LondonRachel Pimm: Plates
You enter a shifting landscape. The tectonic plates are moving beneath you. What can you hear?
Plates is based on field work undertaken in Ethiopia and Northern Ireland by artist Rachel Pimm (b. 1984, Zimbabwe) with a soundtrack by Lori E. Allen (b. 1975, USA). For this commission, the artists create a visual and sonic topography with words, images and sounds that have been collected from an archive of self-similar images of biological, geological and physical matter. The space becomes an index of ‘plates’, representing materials located around volcanic landscapes such as the Giants Causeway (Northern Ireland) and the Afar Triangle (Ethiopia), geological sites where minerals, salts and lava boil to the crust making dynamic, continually fluctuating landscapes.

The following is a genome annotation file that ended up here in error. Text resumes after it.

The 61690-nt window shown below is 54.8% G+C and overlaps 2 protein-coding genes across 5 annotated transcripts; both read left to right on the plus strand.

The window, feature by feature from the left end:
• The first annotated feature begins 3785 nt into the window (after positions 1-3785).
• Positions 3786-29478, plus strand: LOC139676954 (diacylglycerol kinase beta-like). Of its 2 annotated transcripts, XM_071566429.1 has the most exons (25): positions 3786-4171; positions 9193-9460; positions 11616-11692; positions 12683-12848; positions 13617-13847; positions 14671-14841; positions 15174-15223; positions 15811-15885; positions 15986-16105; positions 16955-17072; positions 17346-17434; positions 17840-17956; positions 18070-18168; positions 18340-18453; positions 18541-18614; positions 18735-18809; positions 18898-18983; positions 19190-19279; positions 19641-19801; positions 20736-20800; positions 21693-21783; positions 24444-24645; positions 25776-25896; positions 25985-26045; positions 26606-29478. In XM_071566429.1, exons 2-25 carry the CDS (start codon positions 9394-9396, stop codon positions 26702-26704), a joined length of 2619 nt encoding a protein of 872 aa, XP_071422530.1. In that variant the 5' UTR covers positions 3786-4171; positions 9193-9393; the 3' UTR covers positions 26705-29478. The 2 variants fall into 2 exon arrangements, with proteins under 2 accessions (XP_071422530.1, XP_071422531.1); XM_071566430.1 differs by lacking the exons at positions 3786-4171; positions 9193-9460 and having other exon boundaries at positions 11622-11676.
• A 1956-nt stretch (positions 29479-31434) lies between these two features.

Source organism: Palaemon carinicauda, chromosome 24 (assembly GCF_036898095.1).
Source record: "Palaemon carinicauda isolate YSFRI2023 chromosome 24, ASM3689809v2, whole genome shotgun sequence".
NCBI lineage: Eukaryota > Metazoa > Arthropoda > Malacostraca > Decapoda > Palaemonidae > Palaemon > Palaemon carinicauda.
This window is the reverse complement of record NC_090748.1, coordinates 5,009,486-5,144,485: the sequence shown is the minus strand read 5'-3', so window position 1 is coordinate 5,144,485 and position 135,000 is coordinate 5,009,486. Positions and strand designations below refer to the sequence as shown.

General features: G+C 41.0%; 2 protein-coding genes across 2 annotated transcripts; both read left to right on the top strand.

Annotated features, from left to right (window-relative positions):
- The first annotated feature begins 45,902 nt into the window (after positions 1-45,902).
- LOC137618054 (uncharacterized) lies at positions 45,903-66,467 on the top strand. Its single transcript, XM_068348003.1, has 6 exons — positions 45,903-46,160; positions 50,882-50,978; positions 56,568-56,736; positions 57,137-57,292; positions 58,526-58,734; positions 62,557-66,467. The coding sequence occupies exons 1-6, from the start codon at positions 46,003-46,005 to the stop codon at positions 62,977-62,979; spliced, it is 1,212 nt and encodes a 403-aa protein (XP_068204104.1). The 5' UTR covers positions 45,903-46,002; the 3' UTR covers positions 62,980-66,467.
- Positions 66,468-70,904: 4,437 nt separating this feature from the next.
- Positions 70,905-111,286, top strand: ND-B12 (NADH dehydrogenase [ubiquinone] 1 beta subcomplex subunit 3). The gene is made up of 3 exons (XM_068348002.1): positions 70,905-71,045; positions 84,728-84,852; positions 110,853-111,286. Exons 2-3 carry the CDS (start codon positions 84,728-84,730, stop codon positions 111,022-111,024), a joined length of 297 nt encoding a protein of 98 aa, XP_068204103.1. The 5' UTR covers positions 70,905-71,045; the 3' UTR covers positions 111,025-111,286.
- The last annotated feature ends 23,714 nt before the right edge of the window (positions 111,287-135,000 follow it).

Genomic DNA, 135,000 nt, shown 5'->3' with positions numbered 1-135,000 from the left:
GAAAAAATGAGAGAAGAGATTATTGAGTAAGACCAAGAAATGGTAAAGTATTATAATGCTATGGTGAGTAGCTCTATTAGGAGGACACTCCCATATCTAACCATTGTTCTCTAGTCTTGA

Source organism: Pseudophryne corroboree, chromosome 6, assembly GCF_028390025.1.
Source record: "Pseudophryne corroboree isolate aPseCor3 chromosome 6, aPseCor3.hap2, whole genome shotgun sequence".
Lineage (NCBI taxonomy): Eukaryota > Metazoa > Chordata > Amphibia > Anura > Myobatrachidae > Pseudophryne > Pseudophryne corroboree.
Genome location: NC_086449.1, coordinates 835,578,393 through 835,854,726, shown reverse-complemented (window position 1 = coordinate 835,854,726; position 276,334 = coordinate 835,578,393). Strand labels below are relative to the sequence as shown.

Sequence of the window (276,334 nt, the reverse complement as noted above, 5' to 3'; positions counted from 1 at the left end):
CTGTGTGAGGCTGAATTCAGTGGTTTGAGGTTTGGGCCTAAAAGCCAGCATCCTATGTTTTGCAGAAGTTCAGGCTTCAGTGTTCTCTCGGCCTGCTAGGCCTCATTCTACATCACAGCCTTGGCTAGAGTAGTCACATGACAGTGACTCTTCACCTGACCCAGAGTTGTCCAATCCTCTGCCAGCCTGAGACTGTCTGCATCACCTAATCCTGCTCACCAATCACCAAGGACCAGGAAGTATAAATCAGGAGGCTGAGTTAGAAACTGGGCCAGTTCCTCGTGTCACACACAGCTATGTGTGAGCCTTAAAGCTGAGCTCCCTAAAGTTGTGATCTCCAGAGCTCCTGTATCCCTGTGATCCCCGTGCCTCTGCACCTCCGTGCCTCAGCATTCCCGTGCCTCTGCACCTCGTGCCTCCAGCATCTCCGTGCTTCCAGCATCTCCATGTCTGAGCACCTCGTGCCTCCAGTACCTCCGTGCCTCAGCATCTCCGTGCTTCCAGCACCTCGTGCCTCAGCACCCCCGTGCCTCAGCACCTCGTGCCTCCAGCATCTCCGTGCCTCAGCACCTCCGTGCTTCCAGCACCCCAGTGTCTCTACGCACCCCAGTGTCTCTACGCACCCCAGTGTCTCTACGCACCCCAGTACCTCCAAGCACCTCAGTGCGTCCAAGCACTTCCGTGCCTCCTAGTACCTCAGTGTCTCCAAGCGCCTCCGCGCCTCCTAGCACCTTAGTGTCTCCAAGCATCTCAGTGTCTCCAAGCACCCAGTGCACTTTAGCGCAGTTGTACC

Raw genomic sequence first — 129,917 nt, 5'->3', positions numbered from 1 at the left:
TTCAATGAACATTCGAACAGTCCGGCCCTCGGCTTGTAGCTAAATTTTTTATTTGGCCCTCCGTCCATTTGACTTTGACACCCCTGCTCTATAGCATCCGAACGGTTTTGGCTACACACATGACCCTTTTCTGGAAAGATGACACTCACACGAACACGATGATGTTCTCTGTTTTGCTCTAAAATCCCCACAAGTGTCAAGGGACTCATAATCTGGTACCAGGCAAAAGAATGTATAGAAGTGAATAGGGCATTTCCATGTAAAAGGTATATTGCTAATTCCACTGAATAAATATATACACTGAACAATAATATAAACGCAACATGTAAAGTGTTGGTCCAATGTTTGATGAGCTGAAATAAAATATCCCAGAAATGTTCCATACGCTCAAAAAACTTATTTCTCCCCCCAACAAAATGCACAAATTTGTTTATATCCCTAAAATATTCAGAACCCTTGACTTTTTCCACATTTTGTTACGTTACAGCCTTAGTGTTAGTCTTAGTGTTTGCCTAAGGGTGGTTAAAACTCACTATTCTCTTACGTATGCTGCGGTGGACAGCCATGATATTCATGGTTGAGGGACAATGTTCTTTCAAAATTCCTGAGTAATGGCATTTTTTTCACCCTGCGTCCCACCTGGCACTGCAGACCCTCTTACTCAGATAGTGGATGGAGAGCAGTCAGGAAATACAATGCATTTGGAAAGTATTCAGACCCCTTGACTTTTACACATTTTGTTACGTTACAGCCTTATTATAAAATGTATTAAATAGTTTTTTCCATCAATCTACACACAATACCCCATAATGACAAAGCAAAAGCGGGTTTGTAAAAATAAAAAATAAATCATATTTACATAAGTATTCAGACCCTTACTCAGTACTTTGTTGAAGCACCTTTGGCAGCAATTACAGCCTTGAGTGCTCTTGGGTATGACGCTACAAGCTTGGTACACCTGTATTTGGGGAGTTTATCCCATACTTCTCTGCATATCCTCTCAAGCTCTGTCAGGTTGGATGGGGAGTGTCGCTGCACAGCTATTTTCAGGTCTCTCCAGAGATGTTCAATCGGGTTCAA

Pimm’s reading of landscape and its patterns renders visible a perpetual state of erosion and flux. Non-human agents such as plants, funghi, minerals as well as mathematical forces take a central position. Challenging patriarchal frameworks of scientific study and embedding queer sensibilities in the reading of ‘natural history’ Pimm questions how language and words define and control the environment.
Drawing on a year as Whitechapel Gallery Writer in Residence that unfolded through a series of live performances, readings and eatings – Disintegration, Tessellation and the forthcoming Aggregation – the artist reflects on the relationship between neo-colonialism and ecology and hierarchies of being, speaking-for and listening-to.
Rachel Pimm and Lori E. Allen, Disintegration (documentation), 2019. Courtesy of the artist